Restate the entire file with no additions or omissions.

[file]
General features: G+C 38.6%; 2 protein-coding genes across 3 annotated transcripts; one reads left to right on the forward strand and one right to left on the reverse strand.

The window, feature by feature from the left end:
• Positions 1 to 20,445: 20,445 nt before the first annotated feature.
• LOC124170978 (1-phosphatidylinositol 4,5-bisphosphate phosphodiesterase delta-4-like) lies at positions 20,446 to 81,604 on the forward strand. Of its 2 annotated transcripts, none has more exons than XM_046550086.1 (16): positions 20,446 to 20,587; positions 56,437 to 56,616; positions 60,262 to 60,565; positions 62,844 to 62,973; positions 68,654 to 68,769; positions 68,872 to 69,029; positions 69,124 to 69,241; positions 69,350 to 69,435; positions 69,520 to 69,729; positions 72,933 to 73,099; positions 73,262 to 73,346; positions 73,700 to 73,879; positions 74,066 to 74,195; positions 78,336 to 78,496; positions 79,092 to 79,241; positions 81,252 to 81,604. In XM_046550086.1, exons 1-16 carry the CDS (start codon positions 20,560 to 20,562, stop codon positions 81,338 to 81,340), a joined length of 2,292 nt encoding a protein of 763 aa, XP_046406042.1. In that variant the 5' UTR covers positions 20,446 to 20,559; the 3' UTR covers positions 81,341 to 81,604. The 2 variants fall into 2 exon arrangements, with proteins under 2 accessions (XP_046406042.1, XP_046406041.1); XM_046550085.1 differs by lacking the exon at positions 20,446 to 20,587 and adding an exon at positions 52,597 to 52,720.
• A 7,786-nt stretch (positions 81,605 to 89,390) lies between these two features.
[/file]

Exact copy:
General features: G+C 38.6%; 2 protein-coding genes across 3 annotated transcripts; one reads left to right on the forward strand and one right to left on the reverse strand.

The window, feature by feature from the left end:
• Positions 1 to 20,445: 20,445 nt before the first annotated feature.
• LOC124170978 (1-phosphatidylinositol 4,5-bisphosphate phosphodiesterase delta-4-like) lies at positions 20,446 to 81,604 on the forward strand. Of its 2 annotated transcripts, none has more exons than XM_046550086.1 (16): positions 20,446 to 20,587; positions 56,437 to 56,616; positions 60,262 to 60,565; positions 62,844 to 62,973; positions 68,654 to 68,769; positions 68,872 to 69,029; positions 69,124 to 69,241; positions 69,350 to 69,435; positions 69,520 to 69,729; positions 72,933 to 73,099; positions 73,262 to 73,346; positions 73,700 to 73,879; positions 74,066 to 74,195; positions 78,336 to 78,496; positions 79,092 to 79,241; positions 81,252 to 81,604. In XM_046550086.1, exons 1-16 carry the CDS (start codon positions 20,560 to 20,562, stop codon positions 81,338 to 81,340), a joined length of 2,292 nt encoding a protein of 763 aa, XP_046406042.1. In that variant the 5' UTR covers positions 20,446 to 20,559; the 3' UTR covers positions 81,341 to 81,604. The 2 variants fall into 2 exon arrangements, with proteins under 2 accessions (XP_046406042.1, XP_046406041.1); XM_046550085.1 differs by lacking the exon at positions 20,446 to 20,587 and adding an exon at positions 52,597 to 52,720.
• A 7,786-nt stretch (positions 81,605 to 89,390) lies between these two features.